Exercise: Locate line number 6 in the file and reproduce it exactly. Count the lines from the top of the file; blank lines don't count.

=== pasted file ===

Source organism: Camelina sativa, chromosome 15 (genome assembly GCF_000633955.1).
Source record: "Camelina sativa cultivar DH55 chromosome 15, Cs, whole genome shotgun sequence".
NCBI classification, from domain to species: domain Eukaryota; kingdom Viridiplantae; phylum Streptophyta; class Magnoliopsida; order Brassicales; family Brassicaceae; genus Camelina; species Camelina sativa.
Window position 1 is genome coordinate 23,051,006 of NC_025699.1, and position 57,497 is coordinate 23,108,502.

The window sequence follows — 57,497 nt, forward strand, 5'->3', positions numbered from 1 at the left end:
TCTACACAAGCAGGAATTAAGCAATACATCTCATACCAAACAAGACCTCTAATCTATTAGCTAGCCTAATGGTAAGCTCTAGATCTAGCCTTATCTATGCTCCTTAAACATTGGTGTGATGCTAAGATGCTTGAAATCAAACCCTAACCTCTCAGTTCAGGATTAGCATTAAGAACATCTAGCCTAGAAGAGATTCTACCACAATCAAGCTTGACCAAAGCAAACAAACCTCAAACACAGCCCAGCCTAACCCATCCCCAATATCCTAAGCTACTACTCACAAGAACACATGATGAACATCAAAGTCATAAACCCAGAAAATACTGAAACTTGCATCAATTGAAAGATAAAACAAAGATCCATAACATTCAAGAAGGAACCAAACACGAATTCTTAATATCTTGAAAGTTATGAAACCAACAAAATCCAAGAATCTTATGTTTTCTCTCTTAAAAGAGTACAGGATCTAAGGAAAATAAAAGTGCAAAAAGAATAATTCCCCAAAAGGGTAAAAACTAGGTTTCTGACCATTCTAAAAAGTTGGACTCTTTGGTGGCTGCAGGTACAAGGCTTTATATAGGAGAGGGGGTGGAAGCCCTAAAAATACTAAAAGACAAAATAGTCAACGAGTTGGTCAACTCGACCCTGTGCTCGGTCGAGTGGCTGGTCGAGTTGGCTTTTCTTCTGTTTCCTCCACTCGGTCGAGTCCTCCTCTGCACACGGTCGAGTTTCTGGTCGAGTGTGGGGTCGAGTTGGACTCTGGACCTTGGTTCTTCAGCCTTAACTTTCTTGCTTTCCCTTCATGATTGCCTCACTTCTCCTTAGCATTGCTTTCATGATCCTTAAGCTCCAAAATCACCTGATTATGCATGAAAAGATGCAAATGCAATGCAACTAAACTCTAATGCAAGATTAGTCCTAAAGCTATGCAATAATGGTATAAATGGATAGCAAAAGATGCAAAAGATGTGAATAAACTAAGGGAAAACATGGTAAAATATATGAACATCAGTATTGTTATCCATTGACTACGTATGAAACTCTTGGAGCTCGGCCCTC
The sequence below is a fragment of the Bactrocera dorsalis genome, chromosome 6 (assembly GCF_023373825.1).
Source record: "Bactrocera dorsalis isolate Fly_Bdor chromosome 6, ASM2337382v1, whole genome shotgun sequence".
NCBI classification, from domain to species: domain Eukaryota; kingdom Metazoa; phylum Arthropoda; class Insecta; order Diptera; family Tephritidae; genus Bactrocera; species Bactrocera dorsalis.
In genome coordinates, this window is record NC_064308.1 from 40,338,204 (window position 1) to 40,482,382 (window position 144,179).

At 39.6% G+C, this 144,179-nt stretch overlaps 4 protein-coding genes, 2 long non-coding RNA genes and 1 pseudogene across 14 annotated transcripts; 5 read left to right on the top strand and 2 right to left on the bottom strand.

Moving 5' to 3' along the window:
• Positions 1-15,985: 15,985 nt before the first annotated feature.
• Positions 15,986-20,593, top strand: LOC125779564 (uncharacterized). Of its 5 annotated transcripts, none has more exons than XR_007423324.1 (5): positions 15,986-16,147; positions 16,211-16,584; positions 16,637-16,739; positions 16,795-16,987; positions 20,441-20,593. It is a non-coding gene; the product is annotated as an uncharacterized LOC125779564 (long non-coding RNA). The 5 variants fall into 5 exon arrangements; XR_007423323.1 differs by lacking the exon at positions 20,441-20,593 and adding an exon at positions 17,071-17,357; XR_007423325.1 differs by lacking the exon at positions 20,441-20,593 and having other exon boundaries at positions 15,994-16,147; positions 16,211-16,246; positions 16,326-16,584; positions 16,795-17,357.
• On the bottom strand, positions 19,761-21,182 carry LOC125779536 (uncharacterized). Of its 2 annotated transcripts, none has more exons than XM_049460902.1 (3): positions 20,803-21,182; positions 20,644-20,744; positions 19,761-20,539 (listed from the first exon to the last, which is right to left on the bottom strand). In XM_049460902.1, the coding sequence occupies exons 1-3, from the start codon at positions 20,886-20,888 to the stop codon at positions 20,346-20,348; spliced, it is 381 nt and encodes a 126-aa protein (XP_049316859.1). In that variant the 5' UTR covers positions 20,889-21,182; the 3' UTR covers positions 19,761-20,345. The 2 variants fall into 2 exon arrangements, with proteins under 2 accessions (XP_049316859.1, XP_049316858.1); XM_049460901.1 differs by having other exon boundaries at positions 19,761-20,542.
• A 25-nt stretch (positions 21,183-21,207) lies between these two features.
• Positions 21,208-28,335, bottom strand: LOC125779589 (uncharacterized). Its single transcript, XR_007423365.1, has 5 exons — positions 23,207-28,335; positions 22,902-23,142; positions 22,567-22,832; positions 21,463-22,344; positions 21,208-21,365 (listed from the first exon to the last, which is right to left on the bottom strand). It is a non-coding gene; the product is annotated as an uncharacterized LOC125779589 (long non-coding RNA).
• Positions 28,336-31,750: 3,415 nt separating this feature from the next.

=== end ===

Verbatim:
TCTACACAAGCAGGAATTAAGCAATACATCTCATACCAAACAAGACCTCTAATCTATTAGCTAGCCTAATGGTAAGCTCTAGATCTAGCCTTATCTATGCTCCTTAAACATTGGTGTGATGCTAAGATGCTTGAAATCAAACCCTAACCTCTCAGTTCAGGATTAGCATTAAGAACATCTAGCCTAGAAGAGATTCTACCACAATCAAGCTTGACCAAAGCAAACAAACCTCAAACACAGCCCAGCCTAACCCATCCCCAATATCCTAAGCTACTACTCACAAGAACACATGATGAACATCAAAGTCATAAACCCAGAAAATACTGAAACTTGCATCAATTGAAAGATAAAACAAAGATCCATAACATTCAAGAAGGAACCAAACACGAATTCTTAATATCTTGAAAGTTATGAAACCAACAAAATCCAAGAATCTTATGTTTTCTCTCTTAAAAGAGTACAGGATCTAAGGAAAATAAAAGTGCAAAAAGAATAATTCCCCAAAAGGGTAAAAACTAGGTTTCTGACCATTCTAAAAAGTTGGACTCTTTGGTGGCTGCAGGTACAAGGCTTTATATAGGAGAGGGGGTGGAAGCCCTAAAAATACTAAAAGACAAAATAGTCAACGAGTTGGTCAACTCGACCCTGTGCTCGGTCGAGTGGCTGGTCGAGTTGGCTTTTCTTCTGTTTCCTCCACTCGGTCGAGTCCTCCTCTGCACACGGTCGAGTTTCTGGTCGAGTGTGGGGTCGAGTTGGACTCTGGACCTTGGTTCTTCAGCCTTAACTTTCTTGCTTTCCCTTCATGATTGCCTCACTTCTCCTTAGCATTGCTTTCATGATCCTTAAGCTCCAAAATCACCTGATTATGCATGAAAAGATGCAAATGCAATGCAACTAAACTCTAATGCAAGATTAGTCCTAAAGCTATGCAATAATGGTATAAATGGATAGCAAAAGATGCAAAAGATGTGAATAAACTAAGGGAAAACATGGTAAAATATATGAACATCAGTATTGTTATCCATTGACTACGTATGAAACTCTTGGAGCTCGGCCCTC